In recent years, psilocybin, a naturally occurring psychedelic compound found in so-called “magic mushrooms,” has gained significant attention worldwide for its potential therapeutic applications. Mexico, with its rich history and cultural ties to psychedelic or hallucinogenic substances, has also witnessed a growing interest in exploring the therapeutic benefits of psilocybin.
Johns Hopkins Medicine describes psilocybin as a compound found in hallucinogenic mushrooms known to cause profound alterations of consciousness and visual and auditory hallucinations. In 2016, researchers at Johns Hopkins made significant strides by discovering that psilocybin, when combined with psychological support, reduced existential anxiety and depression in individuals with a potentially life-threatening cancer diagnosis.
Ana, whose name has been changed to protect her privacy, embarked on her first psilocybin microdosing therapy in San Francisco, she tells me in an interview in Mexico City. Intrigued by the potential benefits — including overcoming depression and anxiety and enhancing creativity — she decided to “open her mind” and give the treatment a try.
Ana’s initial intention was to generally evaluate the effects of psilocybin on her well-being. She shares that her journey with psilocybin microdosing was highly personal. Her treatment spanned 90 days, during which she followed a specific dosage regimen. While individual experiences may vary, Ana emphasizes the importance of clear intentions and focus while consuming psilocybin. It is not unusual for some individuals to initially experience heightened emotions, including sadness and despair, before reaching a positive state.
Ana’s motivations for exploring psilocybin microdosing then extended beyond seeking inner peace. In subsequent treatments in Mexico, she aimed to awaken her creativity for a professional project. The results were gratifying, “with heightened concentration and a surge of creative ideas”, she says. In another instance, Ana utilized psilocybin to address her depression after discontinuing pharmaceutical medications. “The treatment improved my mood, bringing about a sense of enthusiasm and a reduced desire for caffeine and alcohol, which I was consuming all day long”.
A 2021 study conducted on 59 patients with major depression compared the efficacy of the antidepressant escitalopram (Lexapro) with psilocybin. The study revealed that just two doses of psilocybin appeared to be at least as effective as daily escitalopram pills when administered alongside psychological therapy. Patients receiving psilocybin experienced even greater improvement, with double the number achieving remission compared to the antidepressant group. While researchers consider these findings encouraging, they emphasize the importance of further research to understand the role of psilocybin as a therapy for depression. It is strongly advised not to self medicate with psilocybin, as professional psychological therapy is an integral part of the treatment process.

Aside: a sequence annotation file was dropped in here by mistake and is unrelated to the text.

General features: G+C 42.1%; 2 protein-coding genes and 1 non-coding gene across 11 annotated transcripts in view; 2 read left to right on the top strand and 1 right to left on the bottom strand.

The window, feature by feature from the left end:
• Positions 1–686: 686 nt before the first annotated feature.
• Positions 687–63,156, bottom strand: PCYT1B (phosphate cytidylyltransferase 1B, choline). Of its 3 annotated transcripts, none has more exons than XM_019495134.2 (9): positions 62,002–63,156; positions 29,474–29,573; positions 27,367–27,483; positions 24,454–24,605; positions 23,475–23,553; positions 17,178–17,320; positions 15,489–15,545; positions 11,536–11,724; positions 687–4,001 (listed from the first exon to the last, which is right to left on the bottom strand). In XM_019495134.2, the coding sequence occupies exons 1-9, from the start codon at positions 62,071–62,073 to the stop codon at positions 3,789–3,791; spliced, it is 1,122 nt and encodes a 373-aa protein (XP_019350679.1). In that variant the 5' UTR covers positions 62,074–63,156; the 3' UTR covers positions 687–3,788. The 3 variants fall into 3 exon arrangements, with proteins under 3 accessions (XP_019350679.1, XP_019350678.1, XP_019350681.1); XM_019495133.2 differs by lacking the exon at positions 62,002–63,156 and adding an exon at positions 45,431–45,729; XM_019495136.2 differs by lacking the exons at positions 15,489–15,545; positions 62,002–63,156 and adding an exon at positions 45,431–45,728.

As scientific research continues to shed light on the medicinal properties of psilocybin, the legal status of this substance has become a subject of interest. In Mexico, the legal landscape surrounding psilocybin has undergone significant changes in recent years. Psilocybin mushrooms are classified as a controlled substance here, making it illegal to possess, cultivate, or consume them. However, in April 2021, the Supreme Court of Mexico ruled in favor of an amparo (a Mexican legal protection) allowing a group of individuals to use psilocybin for therapeutic purposes. This landmark decision represented a significant shift in the country’s approach to psychedelic substances, and paved the way for further exploration of psilocybin’s medical potential.
While the Supreme Court’s ruling in Mexico marked a groundbreaking step, it is important to note that it currently applies only to the specific individuals involved in the case. However, it set a precedent and opens the door for others to seek similar legal protections. Advocates are now working toward comprehensive drug policy reform that includes broader access to psilocybin for therapeutic purposes. Efforts are underway to foster dialogue with policymakers and promote evidence-based discussions around the benefits and risks associated with psilocybin-assisted therapies.
Mexico is not alone in exploring the therapeutic applications of psilocybin. Several countries around the world have recognized its potential and have implemented legal frameworks to facilitate its medical use. One notable example is the United States, where several cities — such as Denver, Colorado, and Oakland, California — have decriminalized psilocybin. In addition, in 2020, the state of Oregon passed Measure 109, allowing licensed facilities to administer psilocybin therapy under controlled conditions. This represents a significant milestone in the medical acceptance of psilocybin within the United States.
Canada has granted exemptions for patients with terminal illnesses to access psilocybin therapy, recognizing its potential to alleviate end-of-life distress. Brazil has a longstanding tradition of using ayahuasca, a brew that often contains DMT, another hallucinogenic compound, in religious ceremonies. The country has recognized the cultural and spiritual significance of these substances, which has opened doors for broader discussions of their potential therapeutic value.
Disclaimer: This article is for informational purposes only and should not be considered legal or medical advice. Individuals should always consult with qualified professionals regarding the use of psilocybin or any other substance for medical purposes, taking into account the applicable laws and regulations of their jurisdiction.